Illustration by Silja Gotz
Recently Georgina Burke, a 24-year-old plus-size model who regularly wears Céline, Helmut Lang, Lanvin, and Givenchy, went into a designer shop to try on some jeans. When she asked for the pair she wanted, the salesperson said, “What? No, those aren’t going to fit you.”
Burke is the first plus-size model to have a major contract in years (She’s the face of Torrid, a retail chain known for trendy plus-size clothing.), and she’s also a tireless, enthusiastic shopper. Designer pieces in her size, however, can be as hard to find as nonjudgmental salespeople. She knew the jeans would fit — she already had a few pairs — and demanded them. “I was like, ‘I earn money off my size, so listen you stupid little girl…’” she says. “There are people who are so into fashion they can’t open their eyes.”
If they did, they’d see that the average woman today wears a size 14 (In 1985, she wore a size 8.) and that there are more options than ever before for larger clothing that’s not muted and shapeless, from places like Torrid or the plus-size e-tailer Eloquii. Many fast-fashion stores, like H&M, Forever 21, Wet Seal, and Mango, also have new plus-size lines. “They’re making clothes that a size 2 or 4 would wear,” says Gary Dakin, who runs the modeling agency JAG, which represents only women size 6 and up. “Before, in the plus-size modeling community, the girls rarely wanted the clothes they were modeling, and now they’re posting them on Instagram at the shoot.”
Still, in high-end fashion, the sizes remain mostly on the small side. For the most part, designers don’t make clothes larger than a size 12 (And stores tend to order fewer of the larger sizes as well). Burke used to have a Barneys New York salesperson who’d call her to rush over when the store had bigger sizes in stock. “I’d come in and be like, ‘Oh my god, I love this,’ and they wouldn’t have it in my size,” she says. “She was like, ‘I feel sorry for you.’”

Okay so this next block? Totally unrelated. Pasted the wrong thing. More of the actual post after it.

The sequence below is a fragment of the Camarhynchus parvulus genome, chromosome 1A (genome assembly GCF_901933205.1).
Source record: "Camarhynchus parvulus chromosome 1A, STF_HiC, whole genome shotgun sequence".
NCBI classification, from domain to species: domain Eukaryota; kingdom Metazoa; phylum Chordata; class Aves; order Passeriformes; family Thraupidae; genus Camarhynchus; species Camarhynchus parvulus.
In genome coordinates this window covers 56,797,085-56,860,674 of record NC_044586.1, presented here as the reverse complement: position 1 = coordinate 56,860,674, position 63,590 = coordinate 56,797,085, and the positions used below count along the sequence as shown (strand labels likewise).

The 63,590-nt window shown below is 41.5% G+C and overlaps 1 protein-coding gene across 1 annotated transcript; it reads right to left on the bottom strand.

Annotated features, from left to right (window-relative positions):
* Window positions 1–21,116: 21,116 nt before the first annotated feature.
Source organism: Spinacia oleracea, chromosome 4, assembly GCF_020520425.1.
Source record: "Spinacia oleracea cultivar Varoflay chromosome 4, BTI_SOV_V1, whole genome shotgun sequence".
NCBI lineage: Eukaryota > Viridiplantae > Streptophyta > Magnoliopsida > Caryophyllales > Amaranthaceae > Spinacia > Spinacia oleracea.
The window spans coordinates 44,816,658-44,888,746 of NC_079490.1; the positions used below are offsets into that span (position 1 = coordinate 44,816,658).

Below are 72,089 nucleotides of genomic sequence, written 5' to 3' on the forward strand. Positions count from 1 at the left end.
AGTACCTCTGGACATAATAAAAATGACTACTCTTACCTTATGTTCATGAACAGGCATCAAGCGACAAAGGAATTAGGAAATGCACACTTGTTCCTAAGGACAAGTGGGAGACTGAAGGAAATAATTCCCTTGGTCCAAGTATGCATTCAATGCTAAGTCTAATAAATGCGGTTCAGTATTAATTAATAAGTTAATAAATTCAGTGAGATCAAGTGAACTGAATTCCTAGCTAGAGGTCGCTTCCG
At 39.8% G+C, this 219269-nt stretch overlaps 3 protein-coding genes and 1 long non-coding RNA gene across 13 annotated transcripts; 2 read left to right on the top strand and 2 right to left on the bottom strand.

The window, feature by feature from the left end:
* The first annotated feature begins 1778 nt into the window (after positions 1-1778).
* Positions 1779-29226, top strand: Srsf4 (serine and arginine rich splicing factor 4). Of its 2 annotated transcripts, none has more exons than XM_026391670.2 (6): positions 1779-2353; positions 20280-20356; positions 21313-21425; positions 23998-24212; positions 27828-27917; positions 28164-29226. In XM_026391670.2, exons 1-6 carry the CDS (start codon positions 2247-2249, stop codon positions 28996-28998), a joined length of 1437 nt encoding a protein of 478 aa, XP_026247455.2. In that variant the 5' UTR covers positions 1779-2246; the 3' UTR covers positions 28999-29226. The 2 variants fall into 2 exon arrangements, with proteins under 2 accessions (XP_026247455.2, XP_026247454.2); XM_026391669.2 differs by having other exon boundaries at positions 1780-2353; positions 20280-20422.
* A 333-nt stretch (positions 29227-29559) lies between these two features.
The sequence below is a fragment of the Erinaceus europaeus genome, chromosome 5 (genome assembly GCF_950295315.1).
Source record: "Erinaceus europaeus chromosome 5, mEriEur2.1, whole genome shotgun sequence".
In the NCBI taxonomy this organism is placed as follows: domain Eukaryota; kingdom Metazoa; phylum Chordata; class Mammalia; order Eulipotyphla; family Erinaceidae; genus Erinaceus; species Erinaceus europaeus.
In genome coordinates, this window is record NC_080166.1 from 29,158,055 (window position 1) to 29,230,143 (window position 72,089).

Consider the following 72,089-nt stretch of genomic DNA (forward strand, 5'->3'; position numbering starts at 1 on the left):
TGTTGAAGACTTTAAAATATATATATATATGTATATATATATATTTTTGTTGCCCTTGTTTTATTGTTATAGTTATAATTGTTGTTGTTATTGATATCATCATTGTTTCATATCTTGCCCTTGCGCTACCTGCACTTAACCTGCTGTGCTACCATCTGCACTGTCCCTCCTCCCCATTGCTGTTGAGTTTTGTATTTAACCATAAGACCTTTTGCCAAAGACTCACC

In this way, the luxury market seems to be lagging behind general culture, which has embraced more size diversity. Some of the most famous women right now, such as Kim Kardashian, Nicki Minaj, and Kate Upton, have built their careers at least partially on not looking like twigs. Plus, a surefire way to have a hit pop song today seems to be with lyrics about how great it is to have an ample booty.
Top-shelf designers, though, continue to be mostly inspired by women whose frames could be confused with a clothing hanger. “It’s such exciting times for plus-size clothing, and there are a lot of brands coming up, but it’s still on the cheaper side,” Burke says. “There’s no brand that’s doing amazing fabrics and really detailed designs. It just baffles me that there isn’t a high-end brand that does larger clothes.”
Some do have plus-size lines, like Michael Kors, Calvin Klein, and Ralph Lauren, but they keep these offerings quiet. In particular, stylists and models say that the Michael line by Michael Kors, which launched in 2007, is beautifully done, but the company doesn’t promote it. “We agree that it’s a beautiful line,” the company said in a statement to Yahoo Style, “and we do send for plus-size opportunities when we have the appropriate samples and are approached. Michael prides himself on being able to dress women of all shapes and sizes, and making them feel and look good.”
Part of the reticence about going bigger with these lines is that designers want to keep their clothing aspirational — but thinking that, stylist Christopher Campbell points out, is a strange way of looking at something we’re supposed to wear. “In fashion, it’s all about the skinnier the better, and then you hear things like, ‘Well, we don’t want to destroy the integrity of the clothes,’” he says. “Clothes are functional. They’re made to flatter a person’s body. It’s not the other way around. I think it’s become a reverse in a way. We now think we have to mold our bodies to fit into these clothes.”